As special counsel Robert Mueller himself said, President Trump may have been more successful in influencing the Russia investigation had his aides been more willing to go along with his requests. As we go through the report, we’re keeping a running list of all the people who had to ignore or rebuff a request from Trump to do something to meddle in the investigation:
Chris Christie: After former National Security Advisor Mike Flynn’s resignation, Trump dined with former Gov. Chris Christie, who told the President that ousting Flynn wasn’t enough to end the scrutiny of the Russia investigation. At the end of the lunch, Trump told Christie to deliver a friendly message to FBI Director James Comey. Christie did not do so, because of the position it would put Comey in.
KT McFarland: Amid the Flynn firestorm, Trump, via an instruction to Reince Priebus, wanted McFarland to put in writing that Trump had not directed Flynn’s sanctions-related calls with the Russian ambassador. She wasn’t sure if that was true, and was ultimately advised not to do so.
Jeff Sessions: Trump repeatedly and unsuccessfully pressured Sessions to reverse his recusal from the Russia probe, including during a trip to Mar-a-Lago soon after the recusal was announced.
Dana Boente: Though there are some differences in White House Counsel Don McGahn’s and Boente’s accounts, Trump instructed McGahn to call Boente — then the acting attorney general when it came to oversight of the Russia probe — to get the Justice Department to clear his name. Boente recalled McGahn asking him if he could speed the investigation up and Boente told McGahn there was no way to shorten the probe.
Later on, there was another McGahn-Boente phone call where Trump’s requests were discussed, but again the accounts of the call differ.
Dan Coats: Trump asked Director of National Intelligence Dan Coats to publicly deny links between the President and Russia, a request Coats rebuffed. Additionally Coats’ aides recalled Coats telling them that the President had asked him to contact Comey about ending the probe.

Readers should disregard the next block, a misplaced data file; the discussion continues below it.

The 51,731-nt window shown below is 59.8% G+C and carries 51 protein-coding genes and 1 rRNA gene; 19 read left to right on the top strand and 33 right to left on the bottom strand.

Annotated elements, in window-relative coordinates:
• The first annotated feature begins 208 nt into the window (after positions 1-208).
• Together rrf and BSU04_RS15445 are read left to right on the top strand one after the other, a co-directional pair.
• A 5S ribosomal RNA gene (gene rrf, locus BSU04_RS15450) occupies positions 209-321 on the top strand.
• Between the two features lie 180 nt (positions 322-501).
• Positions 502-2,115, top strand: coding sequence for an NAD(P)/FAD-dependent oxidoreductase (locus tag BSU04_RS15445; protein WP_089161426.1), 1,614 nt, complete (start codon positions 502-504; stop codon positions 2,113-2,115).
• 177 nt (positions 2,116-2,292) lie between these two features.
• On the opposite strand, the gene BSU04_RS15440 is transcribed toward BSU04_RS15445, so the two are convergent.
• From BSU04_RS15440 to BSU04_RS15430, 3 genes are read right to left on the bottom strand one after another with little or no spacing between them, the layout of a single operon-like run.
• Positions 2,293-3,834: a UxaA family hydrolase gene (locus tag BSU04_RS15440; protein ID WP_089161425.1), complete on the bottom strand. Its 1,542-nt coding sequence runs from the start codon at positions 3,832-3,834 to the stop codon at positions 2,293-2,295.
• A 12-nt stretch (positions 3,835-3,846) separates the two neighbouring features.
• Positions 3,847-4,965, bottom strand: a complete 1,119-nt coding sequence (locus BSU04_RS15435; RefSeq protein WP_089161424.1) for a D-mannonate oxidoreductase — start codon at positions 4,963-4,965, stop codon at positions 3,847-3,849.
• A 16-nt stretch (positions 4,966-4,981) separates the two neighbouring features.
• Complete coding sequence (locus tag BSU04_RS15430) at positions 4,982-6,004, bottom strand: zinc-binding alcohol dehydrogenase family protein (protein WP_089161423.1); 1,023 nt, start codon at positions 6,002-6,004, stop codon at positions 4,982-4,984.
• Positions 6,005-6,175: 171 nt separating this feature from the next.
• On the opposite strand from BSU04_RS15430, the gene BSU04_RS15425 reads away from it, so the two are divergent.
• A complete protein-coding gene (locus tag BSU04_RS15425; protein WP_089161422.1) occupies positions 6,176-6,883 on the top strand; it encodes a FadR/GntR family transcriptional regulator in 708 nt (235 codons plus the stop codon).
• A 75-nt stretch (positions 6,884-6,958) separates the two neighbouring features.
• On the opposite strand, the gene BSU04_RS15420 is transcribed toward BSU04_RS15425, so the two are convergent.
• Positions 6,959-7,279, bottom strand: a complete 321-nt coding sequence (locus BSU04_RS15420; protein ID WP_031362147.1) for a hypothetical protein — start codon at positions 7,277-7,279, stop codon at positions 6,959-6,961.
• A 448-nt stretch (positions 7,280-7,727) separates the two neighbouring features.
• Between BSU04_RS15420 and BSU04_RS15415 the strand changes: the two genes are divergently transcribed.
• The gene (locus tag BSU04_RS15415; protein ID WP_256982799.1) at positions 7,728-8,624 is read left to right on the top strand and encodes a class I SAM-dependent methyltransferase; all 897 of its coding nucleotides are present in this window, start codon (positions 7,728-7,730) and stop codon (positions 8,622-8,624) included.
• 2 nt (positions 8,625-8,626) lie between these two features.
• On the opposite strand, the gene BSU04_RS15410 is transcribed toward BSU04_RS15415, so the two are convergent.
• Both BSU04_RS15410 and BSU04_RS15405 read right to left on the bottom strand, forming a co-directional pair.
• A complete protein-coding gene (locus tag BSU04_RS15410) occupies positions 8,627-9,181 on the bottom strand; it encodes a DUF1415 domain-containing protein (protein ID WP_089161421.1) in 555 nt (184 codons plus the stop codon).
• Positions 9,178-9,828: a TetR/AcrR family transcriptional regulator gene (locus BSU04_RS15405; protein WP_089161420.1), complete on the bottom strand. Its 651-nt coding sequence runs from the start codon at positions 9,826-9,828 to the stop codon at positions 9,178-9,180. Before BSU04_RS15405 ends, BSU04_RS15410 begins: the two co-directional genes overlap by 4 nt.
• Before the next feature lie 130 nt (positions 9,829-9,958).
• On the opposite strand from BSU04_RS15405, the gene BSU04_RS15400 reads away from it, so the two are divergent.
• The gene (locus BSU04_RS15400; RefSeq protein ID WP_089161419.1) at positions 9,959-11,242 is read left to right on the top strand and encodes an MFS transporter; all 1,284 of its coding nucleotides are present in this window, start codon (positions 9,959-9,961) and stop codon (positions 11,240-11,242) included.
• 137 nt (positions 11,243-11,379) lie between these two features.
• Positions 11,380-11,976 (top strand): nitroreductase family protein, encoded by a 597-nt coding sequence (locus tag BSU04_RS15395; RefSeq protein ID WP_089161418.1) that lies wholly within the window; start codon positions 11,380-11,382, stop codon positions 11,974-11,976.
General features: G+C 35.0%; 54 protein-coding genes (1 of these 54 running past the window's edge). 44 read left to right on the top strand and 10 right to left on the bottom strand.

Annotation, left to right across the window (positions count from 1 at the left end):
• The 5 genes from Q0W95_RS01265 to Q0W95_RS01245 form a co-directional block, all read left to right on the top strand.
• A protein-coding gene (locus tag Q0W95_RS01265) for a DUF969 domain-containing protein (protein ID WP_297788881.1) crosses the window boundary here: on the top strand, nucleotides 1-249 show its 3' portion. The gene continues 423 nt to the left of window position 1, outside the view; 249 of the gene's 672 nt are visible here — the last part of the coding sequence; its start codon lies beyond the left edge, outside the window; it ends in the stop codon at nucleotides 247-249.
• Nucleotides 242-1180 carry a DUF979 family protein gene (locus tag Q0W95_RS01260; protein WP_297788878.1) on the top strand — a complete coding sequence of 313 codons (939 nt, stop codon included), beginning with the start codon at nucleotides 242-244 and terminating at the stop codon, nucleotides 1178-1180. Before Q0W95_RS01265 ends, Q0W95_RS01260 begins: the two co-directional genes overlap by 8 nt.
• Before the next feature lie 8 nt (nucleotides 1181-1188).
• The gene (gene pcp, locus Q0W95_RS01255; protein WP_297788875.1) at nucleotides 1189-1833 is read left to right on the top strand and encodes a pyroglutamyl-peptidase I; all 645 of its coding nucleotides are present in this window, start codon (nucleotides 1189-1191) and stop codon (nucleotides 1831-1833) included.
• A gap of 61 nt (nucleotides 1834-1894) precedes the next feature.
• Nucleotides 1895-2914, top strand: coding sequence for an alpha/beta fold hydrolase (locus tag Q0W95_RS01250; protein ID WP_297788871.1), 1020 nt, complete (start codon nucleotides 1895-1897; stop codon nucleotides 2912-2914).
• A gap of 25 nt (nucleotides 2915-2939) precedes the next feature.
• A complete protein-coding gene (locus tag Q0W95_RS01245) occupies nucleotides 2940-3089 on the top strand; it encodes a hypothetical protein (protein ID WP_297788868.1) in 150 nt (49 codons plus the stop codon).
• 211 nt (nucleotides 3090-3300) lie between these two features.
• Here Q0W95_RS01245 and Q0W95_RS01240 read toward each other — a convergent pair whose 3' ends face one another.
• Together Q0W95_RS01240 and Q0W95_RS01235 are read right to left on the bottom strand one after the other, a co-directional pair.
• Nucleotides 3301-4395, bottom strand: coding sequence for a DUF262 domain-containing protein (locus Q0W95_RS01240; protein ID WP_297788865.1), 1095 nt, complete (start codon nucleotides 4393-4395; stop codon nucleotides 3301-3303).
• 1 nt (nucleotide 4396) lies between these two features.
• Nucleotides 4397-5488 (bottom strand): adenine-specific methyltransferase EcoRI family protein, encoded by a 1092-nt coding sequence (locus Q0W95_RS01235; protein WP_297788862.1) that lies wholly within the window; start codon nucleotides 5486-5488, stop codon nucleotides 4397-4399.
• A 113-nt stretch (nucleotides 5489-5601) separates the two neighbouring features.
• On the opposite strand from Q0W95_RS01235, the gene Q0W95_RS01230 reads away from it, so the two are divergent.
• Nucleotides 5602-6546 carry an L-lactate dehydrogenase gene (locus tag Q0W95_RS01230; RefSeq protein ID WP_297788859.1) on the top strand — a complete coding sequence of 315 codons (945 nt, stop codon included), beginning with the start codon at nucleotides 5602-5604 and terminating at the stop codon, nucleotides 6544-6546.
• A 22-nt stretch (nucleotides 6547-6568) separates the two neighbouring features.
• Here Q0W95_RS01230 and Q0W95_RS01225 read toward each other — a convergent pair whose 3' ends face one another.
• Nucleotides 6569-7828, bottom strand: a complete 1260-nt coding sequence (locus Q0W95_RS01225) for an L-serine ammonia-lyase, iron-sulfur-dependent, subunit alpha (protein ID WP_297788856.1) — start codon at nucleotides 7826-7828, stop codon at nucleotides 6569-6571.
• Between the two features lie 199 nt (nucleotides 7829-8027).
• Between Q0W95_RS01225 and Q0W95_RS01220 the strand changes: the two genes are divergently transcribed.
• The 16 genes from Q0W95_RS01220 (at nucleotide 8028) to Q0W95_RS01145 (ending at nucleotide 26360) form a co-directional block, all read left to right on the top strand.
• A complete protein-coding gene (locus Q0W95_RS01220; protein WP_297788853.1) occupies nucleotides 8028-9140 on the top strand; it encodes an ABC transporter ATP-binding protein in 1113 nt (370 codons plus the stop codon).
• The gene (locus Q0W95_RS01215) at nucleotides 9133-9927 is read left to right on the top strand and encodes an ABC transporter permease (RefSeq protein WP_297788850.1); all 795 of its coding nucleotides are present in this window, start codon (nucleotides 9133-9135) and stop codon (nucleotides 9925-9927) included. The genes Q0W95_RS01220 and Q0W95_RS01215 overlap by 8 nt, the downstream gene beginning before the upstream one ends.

Rod Rosenstein: After Rosentein wrote the recommendation that Trump used to justify firing Comey, Trump wanted Rosenstein do a press conference to state that the decision to terminate Comey was all Rosenstein’s rather than Trump’s.
Notes from the Justice Department indicate that Reince Priebus was “screaming ” at the Justice Department press office to try to get Rosenstein to do the press conference.
Don McGahn: McGahn rebuffed Trump’s request to pressure the Justice Department on the alleged conflicts of interest within Mueller’s team.
As previously reported, Trump also asked McGahn to remove Mueller, but didn’t push it when McGahn prepared to resign instead.
Rick Dearborn: Corey Lewandowski passed along to Dearborn a dictation of a message Trump wanted delivered to Sessions demanding that the attorney general narrow Mueller’s probe. Dearborn did not pass along the message because the request made him uncomfortable.
Reince Priebus: Priebus slow-walked a Trump directive that he get Sessions’ resignation in the summer of 2017 and ultimately Trump backed down from it.
Rob Porter: Trump, as he was thinking of firing Sessions over the Russia probe recusal, sought for Porter to feel out whether Rachel Brand, a top Justice Department official, would be interested in taking over the probe. Porter didn’t get in touch with Brand to sound her out because he didn’t want to be involved in a chain of events the would result in the firing of Mueller or termination of the Russia probe.
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